U.S. Charitable Giving Reached All-Time High in 2017:
What About Jewish Philanthropy?

By Robert I. Evans

Charitable giving in the United States in 2017 reached a record high of more than $410 billion, according to Giving USA, the major annual report that closely follows trends and actual philanthropic activities across the U.S. Released today, the report reflects that nonprofits received $410.02 billion in 2017, a 5.2% increase in current dollars and a 3% increase in inflation-adjusted dollars over the results reported for 2016.

Giving by Jewish donors is never segregated in this report, although an analysis of the reported list of million dollar and over gifts as tracked by the Chronicle of Philanthropy indicates strong charitable activity by wealthy Jewish donors. Calculations not included in the GUSA study suggest that approximately $4.8 billion in gifts went to Jewish and non-Jewish institutions from Jewish sources in 2017.

The largest Jewish gifts in 2017 seldom went to Jewish entities, a trend that we have been following for many decades. Mark Zuckerberg and his wife, Priscilla Chan, led the list of all major donors with a $1.8 billion gift to their foundation and an additional $162.4 million to their donor advised fund. Jewish “mega” donors included Michael and Susan Dell, David Geffen, and Henry and Susan Samueli, all of whom who made very large gifts to higher education, the arts, or their own foundations.

This is the fourth consecutive year of increased giving nationwide and Giving USA highlights several data points that should be noted by the 1.2 million nonprofits actively seeking philanthropic support:

  • Tax law changes in late 2017 undoubtedly impacted some major year-end gifts but they don’t appear to be major factors in decision-making by donors;
  • Most domestic sectors of the nonprofit community received increased financial support in 2017 but the full report notes that giving as a percentage of Gross National Product (GDP), one of the most important factors in measuring a nation’s economic health, stayed at 2.1%. Giving has stayed at this level since 2002;
  • However, giving to traditional domestic umbrella campaigns has continued to decline.
  • Giving to international causes or institutions has generally decreased.

When looking at the impact of total giving by Jewish donors, “we should remember that the regular community seemed to recover faster from the 2008 downturn in the U.S. economy than the Jewish community,” according to Andrés Spokoiny, president and CEO of the Jewish Funders Network (JFN). He notes that the ongoing goal to attract high net worth Jews and their charitable dollars to support Jewish institutions and causes remains a major priority of JFN.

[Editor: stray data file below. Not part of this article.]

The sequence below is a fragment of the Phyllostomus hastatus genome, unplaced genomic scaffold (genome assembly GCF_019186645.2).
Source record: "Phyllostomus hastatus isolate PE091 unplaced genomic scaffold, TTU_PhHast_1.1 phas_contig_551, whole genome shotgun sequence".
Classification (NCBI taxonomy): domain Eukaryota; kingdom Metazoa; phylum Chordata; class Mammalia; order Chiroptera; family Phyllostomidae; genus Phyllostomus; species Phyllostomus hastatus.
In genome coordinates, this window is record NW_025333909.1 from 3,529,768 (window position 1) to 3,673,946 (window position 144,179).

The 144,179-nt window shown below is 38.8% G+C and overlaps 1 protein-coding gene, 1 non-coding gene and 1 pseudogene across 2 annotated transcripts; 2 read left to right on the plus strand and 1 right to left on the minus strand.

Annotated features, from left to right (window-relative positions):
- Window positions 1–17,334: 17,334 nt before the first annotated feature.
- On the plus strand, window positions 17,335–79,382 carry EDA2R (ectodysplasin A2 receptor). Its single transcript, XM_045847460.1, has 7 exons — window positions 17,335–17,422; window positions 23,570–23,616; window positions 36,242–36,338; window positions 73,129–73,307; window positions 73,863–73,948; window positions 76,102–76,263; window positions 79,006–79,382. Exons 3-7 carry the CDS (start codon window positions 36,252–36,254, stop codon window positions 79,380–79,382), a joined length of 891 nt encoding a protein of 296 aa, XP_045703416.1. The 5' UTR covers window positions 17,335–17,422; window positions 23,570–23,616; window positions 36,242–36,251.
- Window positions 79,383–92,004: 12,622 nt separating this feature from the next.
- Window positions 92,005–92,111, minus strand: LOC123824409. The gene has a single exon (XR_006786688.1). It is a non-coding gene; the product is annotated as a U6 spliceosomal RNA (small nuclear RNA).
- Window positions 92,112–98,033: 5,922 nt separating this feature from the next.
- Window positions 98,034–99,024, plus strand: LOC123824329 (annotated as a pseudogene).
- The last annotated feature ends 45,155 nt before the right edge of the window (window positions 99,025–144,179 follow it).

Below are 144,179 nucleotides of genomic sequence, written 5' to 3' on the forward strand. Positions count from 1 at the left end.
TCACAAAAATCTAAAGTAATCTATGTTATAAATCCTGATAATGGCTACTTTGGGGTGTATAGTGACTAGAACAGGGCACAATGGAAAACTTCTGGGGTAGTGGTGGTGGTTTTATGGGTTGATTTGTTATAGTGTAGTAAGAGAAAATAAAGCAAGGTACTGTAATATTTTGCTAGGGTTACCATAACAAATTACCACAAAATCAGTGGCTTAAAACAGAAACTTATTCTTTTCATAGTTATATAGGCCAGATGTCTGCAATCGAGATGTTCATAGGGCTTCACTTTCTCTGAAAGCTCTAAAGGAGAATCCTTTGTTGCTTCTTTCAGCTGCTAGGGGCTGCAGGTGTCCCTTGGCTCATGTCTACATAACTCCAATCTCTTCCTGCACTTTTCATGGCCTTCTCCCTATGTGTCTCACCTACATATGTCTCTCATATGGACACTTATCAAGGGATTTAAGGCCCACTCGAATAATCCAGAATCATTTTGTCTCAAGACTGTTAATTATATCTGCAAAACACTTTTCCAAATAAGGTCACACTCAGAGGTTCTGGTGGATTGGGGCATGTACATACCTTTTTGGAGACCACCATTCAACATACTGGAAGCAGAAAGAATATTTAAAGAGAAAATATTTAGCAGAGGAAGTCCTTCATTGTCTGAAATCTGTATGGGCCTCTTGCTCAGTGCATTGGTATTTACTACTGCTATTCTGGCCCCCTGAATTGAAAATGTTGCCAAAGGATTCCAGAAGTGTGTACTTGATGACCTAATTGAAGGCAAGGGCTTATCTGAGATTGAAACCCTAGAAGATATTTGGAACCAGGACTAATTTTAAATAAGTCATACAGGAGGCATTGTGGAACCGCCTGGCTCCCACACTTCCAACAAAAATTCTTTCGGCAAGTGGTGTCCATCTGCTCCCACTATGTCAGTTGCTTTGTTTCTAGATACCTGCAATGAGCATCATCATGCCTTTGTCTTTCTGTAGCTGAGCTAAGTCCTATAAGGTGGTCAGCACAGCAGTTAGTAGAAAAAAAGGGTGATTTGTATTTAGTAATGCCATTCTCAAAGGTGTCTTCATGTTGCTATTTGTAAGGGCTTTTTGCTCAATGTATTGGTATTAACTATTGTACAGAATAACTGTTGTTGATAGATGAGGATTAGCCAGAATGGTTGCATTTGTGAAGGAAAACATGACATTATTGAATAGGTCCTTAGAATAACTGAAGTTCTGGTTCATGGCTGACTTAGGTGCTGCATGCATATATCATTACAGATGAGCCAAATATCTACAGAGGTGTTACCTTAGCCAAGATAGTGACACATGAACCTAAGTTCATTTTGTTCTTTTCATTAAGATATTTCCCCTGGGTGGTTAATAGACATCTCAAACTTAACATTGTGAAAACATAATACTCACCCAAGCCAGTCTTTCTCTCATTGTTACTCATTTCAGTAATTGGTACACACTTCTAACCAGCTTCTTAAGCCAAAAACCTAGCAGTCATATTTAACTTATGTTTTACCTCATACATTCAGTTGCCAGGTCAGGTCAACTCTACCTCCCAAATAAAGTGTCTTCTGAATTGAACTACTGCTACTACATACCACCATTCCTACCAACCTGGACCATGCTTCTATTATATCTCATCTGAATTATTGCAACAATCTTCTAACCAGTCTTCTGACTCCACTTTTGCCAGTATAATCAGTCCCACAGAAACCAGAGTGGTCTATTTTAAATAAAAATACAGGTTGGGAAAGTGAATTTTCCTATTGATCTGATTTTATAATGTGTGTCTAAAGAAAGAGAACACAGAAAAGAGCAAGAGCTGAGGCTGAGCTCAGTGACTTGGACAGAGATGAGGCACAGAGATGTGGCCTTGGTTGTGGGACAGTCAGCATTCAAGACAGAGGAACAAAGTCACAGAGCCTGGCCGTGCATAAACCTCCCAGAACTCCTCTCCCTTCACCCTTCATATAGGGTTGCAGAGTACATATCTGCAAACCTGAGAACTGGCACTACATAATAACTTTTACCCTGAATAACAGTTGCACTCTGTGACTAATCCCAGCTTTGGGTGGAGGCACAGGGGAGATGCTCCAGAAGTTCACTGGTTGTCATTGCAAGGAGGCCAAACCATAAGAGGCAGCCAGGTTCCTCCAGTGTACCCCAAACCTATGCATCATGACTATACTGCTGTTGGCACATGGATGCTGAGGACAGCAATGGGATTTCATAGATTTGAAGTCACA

“We are trying very hard to inspire them to help Jewish causes,” he said, “and this will probably be a permanent struggle.”

He highlighted several trends in 2017 that JFN leaders are continuing to emphasize and which seem to be emphasized by GUSA:

  • There is a significant trend toward collaboration, by donors and by nonprofits;
  • Donor engagement in the U.S. is increasingly important;
  • A level of fatigue exists when looking at traditional approaches to advocacy;
  • Funders are evaluating their effectiveness and expect that recipient organizations are also evaluating donor impact.

The philanthropic arena is facing a period of significant challenges, different vocabulary and new approaches, especially as reflected in giving trends and practices from 2017.

The GUSA report was researched and written by the faculty at the Indiana University Lilly Family School of Philanthropy and the project is underwritten by donors through the Giving Institute. Key findings are avilable for [free] download and a full copy of the report can be purchased at https://givingusa.org/.

Robert Evans is founder and president of the Evans Consulting Group, a full-service firm that helps nonprofits address their strategic and fundraising goals. Now in its 27th year, Evans Consulting leads fundraising campaigns, facilitates strategic planning processes, engages in donor research and cultivation, coaches nonprofit leaders and performs a number of other development-related services. Mr. Evans is a former member of the Giving USA editorial review board and is also a board member of the Giving Institute. He can be reached at revans@theevansconsultinggroup.com.